Specify the right concrete

Readymix lorries mostly carry 6m³, though some are 5m³ and a few are 8m³. Much of the cost involved with readymixed concrete is transport so the amount you pay depends very much on how far the truck has to travel, so it pays to buy local. Generally, readymix charges vary from around £40/m³ up to £60/m³ depending on which part of the country you are in. A detached four bedroom house with straightforward foundations might use as much as £25m³ in total, giving a readymix bill of well over £1,000.

Many people make the mistake of phoning up their local readymix company and asking for some concrete not realising that concrete comes in many different guises. Your plans or your notes should specify a particular mix of concrete and this is what you should be asking for. Don't expect the readymix company to advise you on this - technically they are not even allowed to do this, though many will help out as best they can. Your mix is likely to have a specific name: GEN 1 for foundations is very common but far from universal.

Prices for basic mixes like GEN 1 currently vary from around £45/m³ up to over £60/m³ in and around London. But be aware that on your first two truckloads you will be charged something for the empty carrying space on each lorry. So if you were to order 8m³ of GEN 1, for instance, you'd pay for 8m³ of concrete plus 4m³ of unused capacity on the second truck - the charge for this unused capacity can be as much as a third of the price of the concrete itself. If you order over 12m³ (i.e. more than two loads) this charge is usually waived, but be sure to find out beforehand how it is to be applied.

Hire a concrete pump

If its hard to get at all or even part of your foundations, you can make things a lot easier by hiring a concrete pump. This is basically an enormous hosepipe that comes on its own dedicated lorry. The readymix truck empties its contents in one end of the hosepipe and the pump operator can move the other end of the hosepipe around your foundations, thus doing away with the procession of wheelbarrows that usually accompanies a concrete delivery.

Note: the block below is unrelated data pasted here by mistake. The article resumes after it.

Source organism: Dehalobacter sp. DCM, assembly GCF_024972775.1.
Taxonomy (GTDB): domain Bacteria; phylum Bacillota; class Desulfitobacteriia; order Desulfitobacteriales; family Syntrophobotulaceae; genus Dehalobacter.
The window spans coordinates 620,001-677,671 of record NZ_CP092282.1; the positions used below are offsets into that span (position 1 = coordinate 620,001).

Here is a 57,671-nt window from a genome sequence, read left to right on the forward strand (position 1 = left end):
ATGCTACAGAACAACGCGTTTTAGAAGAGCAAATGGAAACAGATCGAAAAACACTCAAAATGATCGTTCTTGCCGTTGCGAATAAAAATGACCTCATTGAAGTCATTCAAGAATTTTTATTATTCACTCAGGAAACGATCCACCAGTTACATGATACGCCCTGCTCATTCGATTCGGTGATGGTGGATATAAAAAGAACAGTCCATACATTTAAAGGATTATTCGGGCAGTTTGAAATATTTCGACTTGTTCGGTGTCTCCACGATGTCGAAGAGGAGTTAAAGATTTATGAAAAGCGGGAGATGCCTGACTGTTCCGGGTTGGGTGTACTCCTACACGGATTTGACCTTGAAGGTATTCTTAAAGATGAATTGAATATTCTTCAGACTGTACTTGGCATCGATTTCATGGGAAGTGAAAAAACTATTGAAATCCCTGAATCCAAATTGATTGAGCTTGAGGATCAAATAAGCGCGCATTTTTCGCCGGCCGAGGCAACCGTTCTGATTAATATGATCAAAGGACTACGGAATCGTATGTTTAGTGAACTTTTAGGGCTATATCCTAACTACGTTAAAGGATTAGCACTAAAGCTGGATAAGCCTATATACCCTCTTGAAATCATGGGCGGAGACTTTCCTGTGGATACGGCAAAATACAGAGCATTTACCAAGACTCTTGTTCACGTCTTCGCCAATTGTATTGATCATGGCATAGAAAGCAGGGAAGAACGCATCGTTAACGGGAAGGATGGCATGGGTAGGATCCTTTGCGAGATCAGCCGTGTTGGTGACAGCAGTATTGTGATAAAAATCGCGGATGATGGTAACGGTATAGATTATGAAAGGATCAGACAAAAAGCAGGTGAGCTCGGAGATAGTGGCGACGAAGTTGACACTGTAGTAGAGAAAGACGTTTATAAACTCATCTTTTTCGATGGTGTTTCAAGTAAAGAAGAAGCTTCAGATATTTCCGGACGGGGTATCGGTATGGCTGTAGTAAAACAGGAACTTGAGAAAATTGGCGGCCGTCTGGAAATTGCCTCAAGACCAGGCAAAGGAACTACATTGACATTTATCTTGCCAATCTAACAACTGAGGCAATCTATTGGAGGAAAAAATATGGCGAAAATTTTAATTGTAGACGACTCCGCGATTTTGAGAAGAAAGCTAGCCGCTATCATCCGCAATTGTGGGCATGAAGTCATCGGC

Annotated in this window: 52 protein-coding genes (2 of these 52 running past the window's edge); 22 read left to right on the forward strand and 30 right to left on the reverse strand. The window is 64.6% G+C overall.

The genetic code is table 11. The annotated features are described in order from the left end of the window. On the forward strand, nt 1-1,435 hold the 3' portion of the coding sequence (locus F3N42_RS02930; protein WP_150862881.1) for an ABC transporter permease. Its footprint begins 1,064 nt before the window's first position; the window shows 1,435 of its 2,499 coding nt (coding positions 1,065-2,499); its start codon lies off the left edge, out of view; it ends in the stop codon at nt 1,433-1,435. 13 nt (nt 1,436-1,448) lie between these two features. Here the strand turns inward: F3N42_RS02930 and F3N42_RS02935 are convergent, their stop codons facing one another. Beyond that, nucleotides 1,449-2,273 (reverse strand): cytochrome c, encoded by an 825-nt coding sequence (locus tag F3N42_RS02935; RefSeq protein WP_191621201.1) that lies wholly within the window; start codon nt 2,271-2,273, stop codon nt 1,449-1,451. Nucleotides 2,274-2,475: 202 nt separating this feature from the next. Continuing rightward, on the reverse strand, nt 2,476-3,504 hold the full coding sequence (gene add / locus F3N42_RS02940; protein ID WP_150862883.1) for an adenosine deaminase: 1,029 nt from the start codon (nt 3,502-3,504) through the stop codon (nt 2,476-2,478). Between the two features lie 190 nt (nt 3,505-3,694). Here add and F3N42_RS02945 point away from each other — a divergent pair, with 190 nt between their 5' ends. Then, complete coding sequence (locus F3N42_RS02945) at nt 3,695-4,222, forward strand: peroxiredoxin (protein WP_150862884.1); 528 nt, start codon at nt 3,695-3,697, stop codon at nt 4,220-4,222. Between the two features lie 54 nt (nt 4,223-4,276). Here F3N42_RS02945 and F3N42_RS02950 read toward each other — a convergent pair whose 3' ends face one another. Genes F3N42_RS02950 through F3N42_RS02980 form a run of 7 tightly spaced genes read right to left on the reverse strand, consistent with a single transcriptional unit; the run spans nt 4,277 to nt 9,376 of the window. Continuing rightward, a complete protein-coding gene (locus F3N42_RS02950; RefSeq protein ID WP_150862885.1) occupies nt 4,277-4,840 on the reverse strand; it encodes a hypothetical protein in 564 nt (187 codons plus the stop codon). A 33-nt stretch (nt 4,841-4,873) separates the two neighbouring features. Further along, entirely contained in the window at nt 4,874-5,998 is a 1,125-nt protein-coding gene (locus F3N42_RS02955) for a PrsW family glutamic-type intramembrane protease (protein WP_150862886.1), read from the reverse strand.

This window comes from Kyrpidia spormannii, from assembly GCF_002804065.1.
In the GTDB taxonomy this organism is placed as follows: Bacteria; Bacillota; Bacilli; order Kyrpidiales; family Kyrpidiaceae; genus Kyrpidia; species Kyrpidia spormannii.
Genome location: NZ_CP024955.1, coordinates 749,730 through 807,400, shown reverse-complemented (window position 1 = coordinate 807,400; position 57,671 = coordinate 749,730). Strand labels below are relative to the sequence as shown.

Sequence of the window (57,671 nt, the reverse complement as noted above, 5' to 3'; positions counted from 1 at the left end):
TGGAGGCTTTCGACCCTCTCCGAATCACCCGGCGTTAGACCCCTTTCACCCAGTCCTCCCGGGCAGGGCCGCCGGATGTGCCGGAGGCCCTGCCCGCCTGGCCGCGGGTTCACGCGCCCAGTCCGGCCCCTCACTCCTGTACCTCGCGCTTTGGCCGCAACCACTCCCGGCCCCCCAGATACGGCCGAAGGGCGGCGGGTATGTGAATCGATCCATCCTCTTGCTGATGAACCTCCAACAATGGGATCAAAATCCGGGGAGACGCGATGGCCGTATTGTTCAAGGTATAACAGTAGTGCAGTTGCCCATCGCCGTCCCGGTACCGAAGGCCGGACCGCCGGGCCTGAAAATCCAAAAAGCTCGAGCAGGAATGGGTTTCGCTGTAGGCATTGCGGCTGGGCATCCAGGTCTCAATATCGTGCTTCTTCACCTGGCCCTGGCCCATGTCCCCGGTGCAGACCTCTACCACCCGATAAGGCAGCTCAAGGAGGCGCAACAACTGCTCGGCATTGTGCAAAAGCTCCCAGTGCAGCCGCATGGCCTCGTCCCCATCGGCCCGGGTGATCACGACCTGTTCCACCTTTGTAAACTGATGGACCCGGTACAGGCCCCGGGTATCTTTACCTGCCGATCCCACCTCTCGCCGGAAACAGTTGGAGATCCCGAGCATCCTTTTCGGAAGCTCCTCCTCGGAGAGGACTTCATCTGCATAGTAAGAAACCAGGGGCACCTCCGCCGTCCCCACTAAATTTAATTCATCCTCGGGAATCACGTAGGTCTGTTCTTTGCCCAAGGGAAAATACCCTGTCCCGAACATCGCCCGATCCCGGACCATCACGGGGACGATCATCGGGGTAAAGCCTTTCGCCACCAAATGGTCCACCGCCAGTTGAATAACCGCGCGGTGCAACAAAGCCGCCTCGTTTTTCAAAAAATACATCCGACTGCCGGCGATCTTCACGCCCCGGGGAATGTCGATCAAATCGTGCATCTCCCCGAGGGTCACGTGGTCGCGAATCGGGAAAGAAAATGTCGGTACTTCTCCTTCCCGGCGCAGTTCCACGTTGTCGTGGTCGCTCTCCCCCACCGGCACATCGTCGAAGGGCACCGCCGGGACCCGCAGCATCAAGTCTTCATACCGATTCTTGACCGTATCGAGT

To hire a concrete pump, allow around £150-200 per session. They pump a full load (6m³) in 20 minutes, three times quicker than three men barrowing might do. If using a pump be sure to let the readymix supplier know, because the mix design is wetter and the throughput of lorries is much faster than on a normal job. Its also a little more expensive. Some lorries have pumps on board, ask.

Consider self-placing concrete

RMC have introduced a self-placing foundation concrete called Foundation Flow. It saves on having to barrow, dump or pump concrete around your foundation trenches as it finds its own level around your trenches with a minimum of assistance. It sells for 10% premium but they reckon you can claw back the costs through labour and/or plant savings.

Think ahead

You will probably be planning to run services and drains through the top of the foundations. Most people do. If you were filling the trenches with concrete, you would do well to leave a gap for them to pass through. Foundations don't have to be continuous and you can bridge the gap later using a concrete lintel or two. Use some offcuts of plywood or OSB to shutter off a section of trench and brace between them with some timbers long enough to give you adequate space to run your pipes. Alternatively, place some ducting through the trench so that you can feed your pipes and cables through afterwards.

It is possible to solve the problem of collapsing trenches

One of the nightmares facing groundworkers is what to do if the trenches collapse before the concrete is poured. It happens, often as a result of prolonged rain combined with particularly heavy ground. This is not usually a major problem on shallow trenches but it can be very dangerous if you are working down below waist height. You have to be very careful about such risks; if you have to dig down below one metre, you may have to shore up the trench walls to ensure everyone is safe.

Water in the bottom of the trench is another perennial problem. Usually you can get rid of most of it using a mechanical pump but sometimes a building inspector will ask for the trench bottom to be flattened off again because, when wet, they can get very chewed up.

All prices and estimates quoted correct as of September 2003.